GARD-Lafora (Use of mRNA-loaded polymeric nanoparticles as an innovative replacement therapy to treat Lafora Disease)
Polymeric nanoparticles to deliver mRNA as replacement therapy in Lafora Disease
01/01/2023 a 31/12/2024
Genetic and rare diseases (GARDs) represent a large category of disorders which share the similarity of each affecting a small portion of the population but altogether affecting more than 350 million patients worldwide and remaining a significant challenge in the clinic. While a single rare disease may affect only a small group of people, the collective impact of rare diseases can be enormous.
Recent decades have witnessed the impressive progress in the fight against GARDs, with an improved understanding of the genetic origins of rare diseases and the rapid development in gene therapy providing a new avenue for GARD therapy. RNA-based therapeutics, such as RNA interference (RNAi), messenger RNA (mRNA) and RNA-involved genome editing technologies, demonstrate great potential as a therapy tool for treating genetic associated rare diseases.
Lafora disease (LD, OMIM#254780, ORPHA#501) is a devastatingly fatal, autosomal recessive form of childhood dementia affecting similar rates of men and women. The onset of the disease is in adolescence, in apparently healthy teenagers, with headaches, seizures, and insidious decline in cognitive function. No effective treatment is known, and the disease progresses rapidly with amplification of seizures, loss of neurologic functions and dementia, inevitably leading to the death of the patient 5-10 years after the onset.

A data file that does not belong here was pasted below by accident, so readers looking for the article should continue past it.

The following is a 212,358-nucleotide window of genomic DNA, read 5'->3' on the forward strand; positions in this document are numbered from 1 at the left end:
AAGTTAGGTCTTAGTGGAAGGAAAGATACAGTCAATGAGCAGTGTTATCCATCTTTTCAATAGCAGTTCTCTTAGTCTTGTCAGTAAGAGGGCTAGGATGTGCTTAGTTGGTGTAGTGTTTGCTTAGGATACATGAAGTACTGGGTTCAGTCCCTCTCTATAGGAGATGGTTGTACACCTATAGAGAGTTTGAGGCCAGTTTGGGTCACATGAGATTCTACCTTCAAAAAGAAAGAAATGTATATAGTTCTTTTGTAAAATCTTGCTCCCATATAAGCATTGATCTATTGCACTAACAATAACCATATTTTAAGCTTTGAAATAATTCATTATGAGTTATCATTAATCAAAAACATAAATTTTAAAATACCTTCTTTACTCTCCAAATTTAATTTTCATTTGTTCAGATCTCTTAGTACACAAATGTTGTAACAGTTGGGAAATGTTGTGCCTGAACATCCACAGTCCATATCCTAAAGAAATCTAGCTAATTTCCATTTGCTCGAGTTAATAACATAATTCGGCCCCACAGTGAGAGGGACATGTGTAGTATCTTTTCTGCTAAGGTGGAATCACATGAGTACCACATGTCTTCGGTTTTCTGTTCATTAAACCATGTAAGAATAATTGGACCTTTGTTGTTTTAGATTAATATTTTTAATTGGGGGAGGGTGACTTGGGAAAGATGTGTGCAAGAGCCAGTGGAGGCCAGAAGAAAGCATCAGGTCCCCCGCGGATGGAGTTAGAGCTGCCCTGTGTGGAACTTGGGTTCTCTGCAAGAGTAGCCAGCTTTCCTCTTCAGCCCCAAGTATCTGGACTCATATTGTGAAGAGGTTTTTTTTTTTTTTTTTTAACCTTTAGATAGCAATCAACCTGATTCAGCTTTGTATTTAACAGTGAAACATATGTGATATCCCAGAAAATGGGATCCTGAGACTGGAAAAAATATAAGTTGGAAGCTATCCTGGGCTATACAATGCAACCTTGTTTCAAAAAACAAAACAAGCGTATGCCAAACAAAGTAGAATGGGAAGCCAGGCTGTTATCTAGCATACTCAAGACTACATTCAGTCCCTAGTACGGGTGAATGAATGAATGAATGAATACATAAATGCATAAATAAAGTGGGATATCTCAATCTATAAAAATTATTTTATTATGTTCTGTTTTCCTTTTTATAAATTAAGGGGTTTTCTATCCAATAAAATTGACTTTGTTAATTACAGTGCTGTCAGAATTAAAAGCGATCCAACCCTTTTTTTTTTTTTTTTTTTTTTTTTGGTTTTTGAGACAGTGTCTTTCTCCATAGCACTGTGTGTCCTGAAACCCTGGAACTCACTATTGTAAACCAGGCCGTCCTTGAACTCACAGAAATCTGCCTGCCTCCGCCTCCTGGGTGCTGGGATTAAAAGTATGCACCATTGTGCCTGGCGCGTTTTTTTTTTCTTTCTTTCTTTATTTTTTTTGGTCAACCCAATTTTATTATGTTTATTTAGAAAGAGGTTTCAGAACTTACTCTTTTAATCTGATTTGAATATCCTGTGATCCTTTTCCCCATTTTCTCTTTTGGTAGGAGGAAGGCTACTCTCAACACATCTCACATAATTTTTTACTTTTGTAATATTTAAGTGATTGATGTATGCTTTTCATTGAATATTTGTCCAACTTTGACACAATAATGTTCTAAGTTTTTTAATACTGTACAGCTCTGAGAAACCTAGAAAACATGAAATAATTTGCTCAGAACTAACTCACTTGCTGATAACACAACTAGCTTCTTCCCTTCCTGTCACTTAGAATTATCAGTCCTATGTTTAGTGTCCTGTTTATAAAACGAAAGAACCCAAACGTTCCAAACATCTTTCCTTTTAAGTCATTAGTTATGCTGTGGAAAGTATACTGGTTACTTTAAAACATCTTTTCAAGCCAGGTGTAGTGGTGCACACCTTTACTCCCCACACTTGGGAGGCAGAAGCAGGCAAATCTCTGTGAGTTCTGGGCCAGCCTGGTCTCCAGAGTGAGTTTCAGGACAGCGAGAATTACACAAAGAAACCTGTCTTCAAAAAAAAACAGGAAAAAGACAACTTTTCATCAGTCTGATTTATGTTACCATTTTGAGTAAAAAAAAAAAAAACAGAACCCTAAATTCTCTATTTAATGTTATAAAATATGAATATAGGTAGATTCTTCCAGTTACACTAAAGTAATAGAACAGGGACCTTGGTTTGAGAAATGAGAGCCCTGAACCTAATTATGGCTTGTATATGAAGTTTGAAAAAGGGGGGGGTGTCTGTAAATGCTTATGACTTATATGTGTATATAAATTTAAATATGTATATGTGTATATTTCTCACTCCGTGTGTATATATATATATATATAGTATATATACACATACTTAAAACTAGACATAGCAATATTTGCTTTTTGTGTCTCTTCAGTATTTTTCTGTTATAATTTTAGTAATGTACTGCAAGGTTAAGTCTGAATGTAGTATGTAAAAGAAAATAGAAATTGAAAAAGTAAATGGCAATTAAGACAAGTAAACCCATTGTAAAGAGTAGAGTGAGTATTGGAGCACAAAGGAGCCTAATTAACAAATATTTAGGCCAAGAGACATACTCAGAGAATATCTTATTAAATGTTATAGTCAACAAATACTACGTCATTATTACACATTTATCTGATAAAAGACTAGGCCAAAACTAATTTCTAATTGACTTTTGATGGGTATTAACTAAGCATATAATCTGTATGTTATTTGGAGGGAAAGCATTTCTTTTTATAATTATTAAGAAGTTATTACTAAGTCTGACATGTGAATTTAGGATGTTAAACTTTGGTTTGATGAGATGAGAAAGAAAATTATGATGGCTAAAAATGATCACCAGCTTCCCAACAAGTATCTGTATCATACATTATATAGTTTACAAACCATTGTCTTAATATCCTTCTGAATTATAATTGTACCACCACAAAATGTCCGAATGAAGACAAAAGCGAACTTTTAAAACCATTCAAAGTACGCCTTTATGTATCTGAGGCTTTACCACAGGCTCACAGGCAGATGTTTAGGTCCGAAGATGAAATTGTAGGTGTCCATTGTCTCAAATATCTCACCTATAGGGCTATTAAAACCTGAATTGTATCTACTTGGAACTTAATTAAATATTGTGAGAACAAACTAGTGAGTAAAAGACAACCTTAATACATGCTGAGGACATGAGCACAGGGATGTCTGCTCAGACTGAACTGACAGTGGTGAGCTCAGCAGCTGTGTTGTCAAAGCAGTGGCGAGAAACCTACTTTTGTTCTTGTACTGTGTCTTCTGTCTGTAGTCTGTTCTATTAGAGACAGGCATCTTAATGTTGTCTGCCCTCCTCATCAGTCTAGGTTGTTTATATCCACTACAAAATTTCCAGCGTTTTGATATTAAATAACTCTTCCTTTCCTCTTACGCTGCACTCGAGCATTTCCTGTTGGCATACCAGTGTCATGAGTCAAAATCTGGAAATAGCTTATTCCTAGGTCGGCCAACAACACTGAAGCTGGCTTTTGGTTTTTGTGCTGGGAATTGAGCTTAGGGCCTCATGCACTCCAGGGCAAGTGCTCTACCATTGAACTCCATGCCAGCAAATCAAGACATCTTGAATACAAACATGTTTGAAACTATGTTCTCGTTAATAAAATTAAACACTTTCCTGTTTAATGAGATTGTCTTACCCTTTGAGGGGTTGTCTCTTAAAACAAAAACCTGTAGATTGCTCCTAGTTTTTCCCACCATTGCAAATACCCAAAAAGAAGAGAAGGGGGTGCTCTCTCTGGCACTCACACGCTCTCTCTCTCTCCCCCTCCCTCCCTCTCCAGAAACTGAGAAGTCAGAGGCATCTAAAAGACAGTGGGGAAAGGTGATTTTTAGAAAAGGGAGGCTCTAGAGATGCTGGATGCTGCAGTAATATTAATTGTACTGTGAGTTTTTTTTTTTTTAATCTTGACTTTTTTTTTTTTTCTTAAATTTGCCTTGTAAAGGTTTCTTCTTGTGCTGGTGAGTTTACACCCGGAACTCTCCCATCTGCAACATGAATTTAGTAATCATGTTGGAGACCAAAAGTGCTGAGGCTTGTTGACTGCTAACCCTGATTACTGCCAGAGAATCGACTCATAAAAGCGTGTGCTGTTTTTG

The hallmark of the disease is the accumulation of cytoplasmic glycogen deposits, known as Lafora bodies (LBs), in the brain and other tissues. The disease is caused by mutations in one of two genes: EPM2A, which encodes the glycogen phosphatase laforin, and EPM2B, which encodes the E3-ubiquitin ligase malin.
LD, which is characterized by the accumulation of cytoplasmic glycogen deposits, known as Lafora bodies (LBs), in the brain and other tissues. We have demonstrated that the accumulation of glycogen in the form of LBs is the cause and driver of LD pathophysiology, including: seizures, neuronal loss, inflammation, aberrant brain metabolism, and behavioral abnormalities.
We have described a new generation of polymers (poly-(beta amino-esters), pBAEs), ideal for gene delivery thanks to their efficiency in encapsulating and protecting mRNA and selectively delivering it to target cells, where the codified protein is efficiently expressed
Our main objectives are:
1. Assess the efficacy of laforin re-introduction as a gene therapy approach for laforin-deficient LD.
2. Develop a new-generation of actively targeted ZWO-pBAE nanoparticles loaded with malin/laforin mRNA as a preclinical proof-of-concept replacement therapy